Google recently released a video discussing how they rank local businesses as well as introducing some of their new local products including Hotpot, Boost, and Tags. The video does a nice job of explaining some of the factors they use to determine who shows up in the local results and why:
As usual, Google doesn't tell the whole story here as far as what the specific ranking factors are. However, they do hit on a number of interesting points. The three factors Google addresses for how they rank the businesses include:
Relevance - They want to show results of businesses that are relevant to the specific search performed
Prominence - This is described as showing businesses that are "prominent" or "well-known" across the web. More on this below.
Distance - How far the business is located from the geographic area included in the search (this can also be calculated using your IP address or your GPS positioning if searching from a mobile phone)
Here are a few of my takeaways from the video
Google also tells us that claiming a profile does not give any sort of preferential treatment or boost in the rankings. However, it's important to keep in mind that claiming a profile enables you to specify categories, update descriptions, add photos, videos, hours of operation, services, and more. Adding this information to your profile will help Google better identify your law firm's services which can have a positive effect on your ranking. In short, just claiming your profile may not effect your visibility but claiming your profile and adding information about your firm to it will. The bottom line is that it is still important, and good strategy, to claim and complete your Places profile.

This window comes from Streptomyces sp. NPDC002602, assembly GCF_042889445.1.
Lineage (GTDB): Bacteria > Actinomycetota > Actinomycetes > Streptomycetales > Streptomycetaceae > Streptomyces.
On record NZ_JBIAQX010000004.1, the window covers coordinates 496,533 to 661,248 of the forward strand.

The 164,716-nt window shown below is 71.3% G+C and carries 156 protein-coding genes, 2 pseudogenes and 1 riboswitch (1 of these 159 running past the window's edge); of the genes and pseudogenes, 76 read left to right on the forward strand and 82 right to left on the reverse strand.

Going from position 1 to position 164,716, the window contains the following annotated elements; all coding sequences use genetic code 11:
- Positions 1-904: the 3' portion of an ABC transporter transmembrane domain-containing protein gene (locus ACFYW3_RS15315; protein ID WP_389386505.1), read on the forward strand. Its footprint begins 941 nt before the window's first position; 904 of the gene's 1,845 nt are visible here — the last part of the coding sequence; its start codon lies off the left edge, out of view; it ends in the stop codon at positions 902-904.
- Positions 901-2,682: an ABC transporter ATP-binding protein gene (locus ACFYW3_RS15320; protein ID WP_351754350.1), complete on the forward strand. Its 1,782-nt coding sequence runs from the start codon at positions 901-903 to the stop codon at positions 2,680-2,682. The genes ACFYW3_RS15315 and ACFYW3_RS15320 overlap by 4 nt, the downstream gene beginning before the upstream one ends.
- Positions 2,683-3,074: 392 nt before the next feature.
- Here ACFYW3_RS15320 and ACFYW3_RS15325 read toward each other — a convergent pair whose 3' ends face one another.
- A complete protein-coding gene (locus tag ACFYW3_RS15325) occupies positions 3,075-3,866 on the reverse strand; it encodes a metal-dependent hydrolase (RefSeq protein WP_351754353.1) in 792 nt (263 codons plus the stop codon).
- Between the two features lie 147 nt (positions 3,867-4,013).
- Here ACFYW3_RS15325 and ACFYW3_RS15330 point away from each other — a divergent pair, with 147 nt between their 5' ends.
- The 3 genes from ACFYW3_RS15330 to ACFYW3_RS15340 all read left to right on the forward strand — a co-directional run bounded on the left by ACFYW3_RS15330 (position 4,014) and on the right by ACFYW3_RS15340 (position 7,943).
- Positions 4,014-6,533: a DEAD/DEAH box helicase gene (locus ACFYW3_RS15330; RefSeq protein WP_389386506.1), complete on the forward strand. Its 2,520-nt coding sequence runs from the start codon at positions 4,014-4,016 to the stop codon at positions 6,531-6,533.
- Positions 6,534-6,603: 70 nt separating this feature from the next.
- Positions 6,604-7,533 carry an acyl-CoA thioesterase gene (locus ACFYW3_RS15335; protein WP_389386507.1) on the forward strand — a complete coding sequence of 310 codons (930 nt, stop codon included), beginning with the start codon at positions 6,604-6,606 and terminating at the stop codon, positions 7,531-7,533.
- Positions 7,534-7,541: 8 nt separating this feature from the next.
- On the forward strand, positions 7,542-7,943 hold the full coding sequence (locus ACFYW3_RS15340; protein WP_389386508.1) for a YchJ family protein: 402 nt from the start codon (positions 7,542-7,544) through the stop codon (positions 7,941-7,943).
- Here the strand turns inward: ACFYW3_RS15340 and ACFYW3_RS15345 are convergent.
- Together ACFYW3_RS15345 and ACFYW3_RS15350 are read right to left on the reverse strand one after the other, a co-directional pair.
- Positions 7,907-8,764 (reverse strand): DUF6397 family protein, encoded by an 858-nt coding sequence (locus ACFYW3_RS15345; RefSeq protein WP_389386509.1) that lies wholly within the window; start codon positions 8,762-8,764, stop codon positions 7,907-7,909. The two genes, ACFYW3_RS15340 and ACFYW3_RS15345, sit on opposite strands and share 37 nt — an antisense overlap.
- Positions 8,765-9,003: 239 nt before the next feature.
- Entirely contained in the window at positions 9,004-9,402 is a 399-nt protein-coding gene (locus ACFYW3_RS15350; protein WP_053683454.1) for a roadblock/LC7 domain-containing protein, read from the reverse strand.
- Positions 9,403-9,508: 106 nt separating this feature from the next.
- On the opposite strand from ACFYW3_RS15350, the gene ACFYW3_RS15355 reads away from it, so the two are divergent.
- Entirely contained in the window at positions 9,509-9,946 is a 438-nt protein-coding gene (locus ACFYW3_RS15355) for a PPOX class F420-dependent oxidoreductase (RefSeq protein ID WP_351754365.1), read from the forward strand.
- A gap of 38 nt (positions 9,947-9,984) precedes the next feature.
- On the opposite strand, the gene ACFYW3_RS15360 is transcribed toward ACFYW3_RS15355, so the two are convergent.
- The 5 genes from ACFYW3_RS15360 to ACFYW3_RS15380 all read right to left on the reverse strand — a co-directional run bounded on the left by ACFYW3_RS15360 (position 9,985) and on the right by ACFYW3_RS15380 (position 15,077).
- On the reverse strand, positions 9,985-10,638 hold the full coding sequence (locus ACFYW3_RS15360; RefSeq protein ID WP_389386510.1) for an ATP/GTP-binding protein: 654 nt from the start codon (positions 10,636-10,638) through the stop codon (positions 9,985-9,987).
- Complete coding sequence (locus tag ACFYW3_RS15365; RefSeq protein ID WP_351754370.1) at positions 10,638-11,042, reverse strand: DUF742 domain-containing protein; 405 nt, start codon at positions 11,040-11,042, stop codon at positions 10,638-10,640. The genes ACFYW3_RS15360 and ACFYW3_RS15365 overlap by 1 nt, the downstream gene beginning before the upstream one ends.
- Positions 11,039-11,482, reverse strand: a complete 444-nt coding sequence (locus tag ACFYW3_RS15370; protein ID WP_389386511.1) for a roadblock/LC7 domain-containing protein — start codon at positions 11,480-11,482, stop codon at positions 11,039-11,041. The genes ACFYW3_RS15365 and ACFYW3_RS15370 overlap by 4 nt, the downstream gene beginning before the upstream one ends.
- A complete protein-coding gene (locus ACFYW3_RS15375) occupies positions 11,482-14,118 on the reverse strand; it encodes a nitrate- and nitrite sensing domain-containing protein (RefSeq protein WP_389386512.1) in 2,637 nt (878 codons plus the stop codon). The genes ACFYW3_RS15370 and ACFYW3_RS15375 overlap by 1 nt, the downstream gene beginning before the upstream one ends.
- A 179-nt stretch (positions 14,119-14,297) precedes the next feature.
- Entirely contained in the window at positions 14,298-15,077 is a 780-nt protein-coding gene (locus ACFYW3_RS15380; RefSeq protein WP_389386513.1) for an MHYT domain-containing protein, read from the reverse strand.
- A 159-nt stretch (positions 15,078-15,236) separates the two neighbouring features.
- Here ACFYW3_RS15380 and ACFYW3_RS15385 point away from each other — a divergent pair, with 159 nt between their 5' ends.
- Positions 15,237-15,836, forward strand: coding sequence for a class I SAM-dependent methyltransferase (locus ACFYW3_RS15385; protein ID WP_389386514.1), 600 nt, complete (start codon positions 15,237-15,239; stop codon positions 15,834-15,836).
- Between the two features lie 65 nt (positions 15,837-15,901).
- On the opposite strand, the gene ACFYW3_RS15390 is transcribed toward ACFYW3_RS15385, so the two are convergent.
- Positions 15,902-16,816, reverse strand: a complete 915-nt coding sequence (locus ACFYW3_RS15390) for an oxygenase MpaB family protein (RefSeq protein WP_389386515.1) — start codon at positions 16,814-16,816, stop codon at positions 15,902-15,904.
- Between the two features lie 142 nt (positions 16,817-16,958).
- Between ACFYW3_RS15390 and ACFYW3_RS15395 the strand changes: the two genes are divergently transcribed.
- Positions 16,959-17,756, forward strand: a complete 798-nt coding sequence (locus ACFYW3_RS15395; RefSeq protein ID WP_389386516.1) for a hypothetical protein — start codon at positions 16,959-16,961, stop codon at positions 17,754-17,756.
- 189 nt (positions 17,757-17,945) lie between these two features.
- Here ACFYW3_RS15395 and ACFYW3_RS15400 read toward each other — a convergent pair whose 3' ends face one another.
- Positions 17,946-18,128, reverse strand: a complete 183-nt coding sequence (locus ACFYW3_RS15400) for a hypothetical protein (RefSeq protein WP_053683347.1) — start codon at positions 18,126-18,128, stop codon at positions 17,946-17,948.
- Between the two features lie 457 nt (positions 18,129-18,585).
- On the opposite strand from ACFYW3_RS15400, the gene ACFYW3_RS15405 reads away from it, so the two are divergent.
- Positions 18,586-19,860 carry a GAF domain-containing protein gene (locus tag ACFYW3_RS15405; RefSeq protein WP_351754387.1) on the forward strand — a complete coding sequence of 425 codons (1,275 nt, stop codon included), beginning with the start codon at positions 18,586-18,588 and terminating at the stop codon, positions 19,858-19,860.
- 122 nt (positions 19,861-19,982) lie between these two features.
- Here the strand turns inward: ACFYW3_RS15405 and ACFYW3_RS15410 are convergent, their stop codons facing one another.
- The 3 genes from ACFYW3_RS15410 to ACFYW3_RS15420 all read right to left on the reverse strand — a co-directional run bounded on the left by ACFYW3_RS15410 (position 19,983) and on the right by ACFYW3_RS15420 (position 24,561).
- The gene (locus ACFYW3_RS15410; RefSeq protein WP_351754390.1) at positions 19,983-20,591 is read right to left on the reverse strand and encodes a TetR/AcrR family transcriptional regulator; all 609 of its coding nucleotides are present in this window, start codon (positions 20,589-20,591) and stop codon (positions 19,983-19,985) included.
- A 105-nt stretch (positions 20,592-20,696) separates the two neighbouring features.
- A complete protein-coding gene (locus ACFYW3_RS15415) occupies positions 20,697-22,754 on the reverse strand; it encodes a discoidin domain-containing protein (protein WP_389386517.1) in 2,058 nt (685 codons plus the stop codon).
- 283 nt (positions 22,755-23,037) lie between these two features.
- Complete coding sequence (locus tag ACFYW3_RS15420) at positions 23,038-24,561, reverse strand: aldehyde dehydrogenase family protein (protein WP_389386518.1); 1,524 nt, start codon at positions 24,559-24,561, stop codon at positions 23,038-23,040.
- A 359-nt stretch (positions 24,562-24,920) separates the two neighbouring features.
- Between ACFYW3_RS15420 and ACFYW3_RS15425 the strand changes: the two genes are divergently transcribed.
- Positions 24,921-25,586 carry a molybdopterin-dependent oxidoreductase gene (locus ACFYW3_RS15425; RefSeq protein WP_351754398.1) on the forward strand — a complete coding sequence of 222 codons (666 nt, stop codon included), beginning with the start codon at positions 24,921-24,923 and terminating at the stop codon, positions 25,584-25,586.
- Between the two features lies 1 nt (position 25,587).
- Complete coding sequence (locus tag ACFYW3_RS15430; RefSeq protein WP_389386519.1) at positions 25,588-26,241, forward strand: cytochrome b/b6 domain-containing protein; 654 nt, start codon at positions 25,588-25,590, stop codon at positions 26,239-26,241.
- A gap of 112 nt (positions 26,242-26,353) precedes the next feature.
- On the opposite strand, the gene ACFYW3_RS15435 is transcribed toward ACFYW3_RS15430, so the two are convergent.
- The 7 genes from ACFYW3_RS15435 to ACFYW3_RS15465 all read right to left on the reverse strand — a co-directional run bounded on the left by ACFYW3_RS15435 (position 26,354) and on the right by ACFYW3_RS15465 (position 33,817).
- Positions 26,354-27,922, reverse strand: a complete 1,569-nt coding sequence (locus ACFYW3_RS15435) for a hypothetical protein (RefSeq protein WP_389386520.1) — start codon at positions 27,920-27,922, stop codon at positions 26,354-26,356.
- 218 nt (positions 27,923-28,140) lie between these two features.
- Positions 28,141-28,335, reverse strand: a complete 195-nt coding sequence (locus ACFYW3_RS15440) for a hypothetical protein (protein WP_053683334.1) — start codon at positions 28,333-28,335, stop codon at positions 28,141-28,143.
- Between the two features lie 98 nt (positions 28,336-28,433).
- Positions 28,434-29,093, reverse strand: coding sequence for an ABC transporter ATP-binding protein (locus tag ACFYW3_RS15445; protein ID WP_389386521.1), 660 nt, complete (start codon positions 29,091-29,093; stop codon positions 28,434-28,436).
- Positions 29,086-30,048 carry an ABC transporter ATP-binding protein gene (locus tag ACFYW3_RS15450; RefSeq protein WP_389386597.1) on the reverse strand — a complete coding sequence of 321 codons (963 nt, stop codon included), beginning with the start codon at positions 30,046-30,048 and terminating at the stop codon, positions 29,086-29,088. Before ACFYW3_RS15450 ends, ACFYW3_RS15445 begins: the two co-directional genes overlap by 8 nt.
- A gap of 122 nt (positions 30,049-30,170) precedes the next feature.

Google also notes that running Boost ads or Google tags does not effect your Places rankings. This seems to be consistent with the results we've seen. While these products help your Places listing stand out, they don't seem to effect where the listings show up in the organic results.
Finally, Google addresses "prominence" as a ranking factor but doesn't give a lot of information regarding what makes a business "prominent" on the web. In truth, this is dipping into the secret sauce of how Google is ranking the businesses so they will never give a clear picture on the factors involved. That being said, the listings we see performing the best are ones that pay attention to traditional SEO on their firm's website (ie: link building, content production, on-page optimization) as well as local factors (ie: building citations, consistency with the firm name, address, and phone number, reviews).
Jeff Berman, is co-founder of AttorneySync. "Properly marketing a law firm online is about producing relevant content that helps a prospective client understand your expertise and how you are able to help them. Finally, it’s about getting that content found by the people you are trying to help."
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